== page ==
There is a focus, too, on artists who were committed to forging new cultural identities — figures such as Kadhim Hayder, who established the Bagdad Modern Art Group, or the Sudanese painter Kamala Ibrahim Ishaq, founder of the groundbreaking Crystalist group.
There are paintings by Shakir Hassan Al Said, the pioneering Modernist who developed a complex aesthetic based on the existentialist concept of temporality, as promoted by the philosopher Martin Heidegger; and there are works by the Surrealist Inji Efflatoun, who was jailed in Egypt for her Marxist beliefs in 1959.
The show is highly political — how could it not be, in a region that has experienced colonialism, struggles for independence and civil wars? There are artworks that address the Algerian War of Independence, the shifting power structures in Iran, and the Lebanese Civil War, as well as women’s liberation movements and the tensions between religion and secularism.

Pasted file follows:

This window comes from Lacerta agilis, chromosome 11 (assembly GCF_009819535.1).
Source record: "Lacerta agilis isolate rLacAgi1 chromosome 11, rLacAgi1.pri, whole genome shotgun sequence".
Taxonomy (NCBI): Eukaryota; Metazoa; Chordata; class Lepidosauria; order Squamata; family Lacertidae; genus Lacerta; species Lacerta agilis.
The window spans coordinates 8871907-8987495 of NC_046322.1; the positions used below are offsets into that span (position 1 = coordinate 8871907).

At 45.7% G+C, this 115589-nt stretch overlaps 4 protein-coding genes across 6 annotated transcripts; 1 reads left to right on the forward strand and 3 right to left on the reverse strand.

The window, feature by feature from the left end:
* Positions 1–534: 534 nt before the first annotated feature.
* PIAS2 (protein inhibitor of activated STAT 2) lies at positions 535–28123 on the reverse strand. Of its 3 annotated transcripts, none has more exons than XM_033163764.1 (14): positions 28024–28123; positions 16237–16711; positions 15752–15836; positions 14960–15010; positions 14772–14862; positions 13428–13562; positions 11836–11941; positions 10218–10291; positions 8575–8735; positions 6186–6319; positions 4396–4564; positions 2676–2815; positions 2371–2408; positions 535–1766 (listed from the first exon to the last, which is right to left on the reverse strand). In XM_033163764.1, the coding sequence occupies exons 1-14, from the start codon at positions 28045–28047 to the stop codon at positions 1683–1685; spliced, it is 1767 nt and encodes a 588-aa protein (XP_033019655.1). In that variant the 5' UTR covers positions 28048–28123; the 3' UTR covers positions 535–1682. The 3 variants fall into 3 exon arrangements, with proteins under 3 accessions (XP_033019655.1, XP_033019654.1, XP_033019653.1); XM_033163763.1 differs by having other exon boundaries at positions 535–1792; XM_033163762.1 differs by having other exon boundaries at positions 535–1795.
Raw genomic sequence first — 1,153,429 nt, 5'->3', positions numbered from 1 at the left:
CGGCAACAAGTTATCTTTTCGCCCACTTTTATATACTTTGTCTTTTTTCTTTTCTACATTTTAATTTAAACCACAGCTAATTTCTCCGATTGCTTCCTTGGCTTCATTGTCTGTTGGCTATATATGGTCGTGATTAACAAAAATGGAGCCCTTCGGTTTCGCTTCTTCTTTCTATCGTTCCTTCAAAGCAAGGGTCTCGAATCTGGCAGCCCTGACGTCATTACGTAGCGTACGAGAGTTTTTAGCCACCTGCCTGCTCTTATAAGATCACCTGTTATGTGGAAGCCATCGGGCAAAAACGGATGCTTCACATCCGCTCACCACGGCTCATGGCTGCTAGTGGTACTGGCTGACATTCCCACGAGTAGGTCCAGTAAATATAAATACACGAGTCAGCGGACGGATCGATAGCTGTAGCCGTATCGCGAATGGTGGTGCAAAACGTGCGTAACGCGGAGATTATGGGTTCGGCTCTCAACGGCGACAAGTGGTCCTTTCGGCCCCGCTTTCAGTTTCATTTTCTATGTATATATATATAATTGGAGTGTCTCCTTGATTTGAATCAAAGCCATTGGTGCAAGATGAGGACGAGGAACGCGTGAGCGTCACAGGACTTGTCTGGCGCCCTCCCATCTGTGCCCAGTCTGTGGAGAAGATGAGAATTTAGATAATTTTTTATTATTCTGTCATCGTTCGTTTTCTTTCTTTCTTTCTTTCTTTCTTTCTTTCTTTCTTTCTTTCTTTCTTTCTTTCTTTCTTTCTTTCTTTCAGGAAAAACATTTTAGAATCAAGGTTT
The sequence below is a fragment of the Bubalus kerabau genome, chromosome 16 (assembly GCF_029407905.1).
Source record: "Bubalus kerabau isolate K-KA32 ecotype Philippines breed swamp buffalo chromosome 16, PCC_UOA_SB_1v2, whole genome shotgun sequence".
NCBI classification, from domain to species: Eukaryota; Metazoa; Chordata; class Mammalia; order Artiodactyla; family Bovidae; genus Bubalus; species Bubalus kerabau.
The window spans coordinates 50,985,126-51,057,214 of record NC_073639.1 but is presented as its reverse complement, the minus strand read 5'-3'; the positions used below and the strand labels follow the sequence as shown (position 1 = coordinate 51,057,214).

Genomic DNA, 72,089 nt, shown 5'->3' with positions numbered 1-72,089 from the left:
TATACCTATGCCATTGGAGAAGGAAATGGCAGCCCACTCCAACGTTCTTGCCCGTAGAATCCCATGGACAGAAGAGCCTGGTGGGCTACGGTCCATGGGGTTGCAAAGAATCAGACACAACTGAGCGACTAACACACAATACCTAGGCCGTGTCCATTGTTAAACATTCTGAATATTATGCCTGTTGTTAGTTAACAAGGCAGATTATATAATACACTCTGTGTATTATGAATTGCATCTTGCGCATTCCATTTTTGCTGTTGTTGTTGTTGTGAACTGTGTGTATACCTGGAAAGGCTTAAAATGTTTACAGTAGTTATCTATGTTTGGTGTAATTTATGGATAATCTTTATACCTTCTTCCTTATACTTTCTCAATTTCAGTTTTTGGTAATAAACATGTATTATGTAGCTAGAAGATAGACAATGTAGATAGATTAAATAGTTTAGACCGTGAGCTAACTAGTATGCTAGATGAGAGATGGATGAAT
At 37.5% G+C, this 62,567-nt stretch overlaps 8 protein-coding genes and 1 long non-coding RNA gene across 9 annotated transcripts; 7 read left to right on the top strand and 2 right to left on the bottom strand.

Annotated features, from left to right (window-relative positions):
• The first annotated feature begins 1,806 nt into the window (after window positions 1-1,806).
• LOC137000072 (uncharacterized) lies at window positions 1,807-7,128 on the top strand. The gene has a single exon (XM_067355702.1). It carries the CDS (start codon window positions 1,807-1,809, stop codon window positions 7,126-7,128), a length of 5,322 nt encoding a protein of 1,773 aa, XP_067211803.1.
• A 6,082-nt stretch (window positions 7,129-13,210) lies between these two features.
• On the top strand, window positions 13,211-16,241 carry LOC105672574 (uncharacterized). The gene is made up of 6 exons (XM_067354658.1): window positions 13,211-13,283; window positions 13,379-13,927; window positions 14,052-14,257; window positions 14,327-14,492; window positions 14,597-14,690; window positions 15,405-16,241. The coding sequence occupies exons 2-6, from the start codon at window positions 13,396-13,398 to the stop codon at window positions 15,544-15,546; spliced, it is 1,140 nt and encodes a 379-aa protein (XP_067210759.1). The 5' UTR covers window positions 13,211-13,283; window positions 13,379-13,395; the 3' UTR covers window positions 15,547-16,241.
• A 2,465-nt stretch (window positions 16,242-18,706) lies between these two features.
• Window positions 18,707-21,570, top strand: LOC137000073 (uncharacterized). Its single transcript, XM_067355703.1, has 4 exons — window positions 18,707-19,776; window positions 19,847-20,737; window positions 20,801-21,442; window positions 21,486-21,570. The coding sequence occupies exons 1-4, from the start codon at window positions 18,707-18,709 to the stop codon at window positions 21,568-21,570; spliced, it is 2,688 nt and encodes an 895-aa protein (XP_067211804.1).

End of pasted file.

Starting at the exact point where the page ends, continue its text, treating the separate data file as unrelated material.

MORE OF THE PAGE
However, Al Qassemi is keen to point out that the region’s political history is just one of many sources of inspiration for artists: ‘Sure, there are political undertones, usually because of the specific circumstances of the artist — they could be a refugee or may have grown up during the colonial era — but you will find just as many works inspired by Islamic, Coptic or Judaic traditions.’
As a student of political history, Al Qassemi admits he sees politics everywhere: ‘Modernity in the Arab world is very much entwined with its political history, particularly when considering the rights of women. In an era where their rights were denied, they found their voice through music, poetry and art.’
Yet he is a great believer in the transformational power of culture during times of volatility. ‘It is good to be associated with art and beauty,’ he says. ‘It is important to focus on the positive aspects of our cultures, not for the outside world, but for those of us living through it.’
Kawkaba: Highlights from the Barjeel Art Foundation runs until until 23 August 2023. Held in partnership with the Barjeel Art Foundation, it is part of the exhibition Modern and Contemporary Art of the Arab World at Christie’s in London.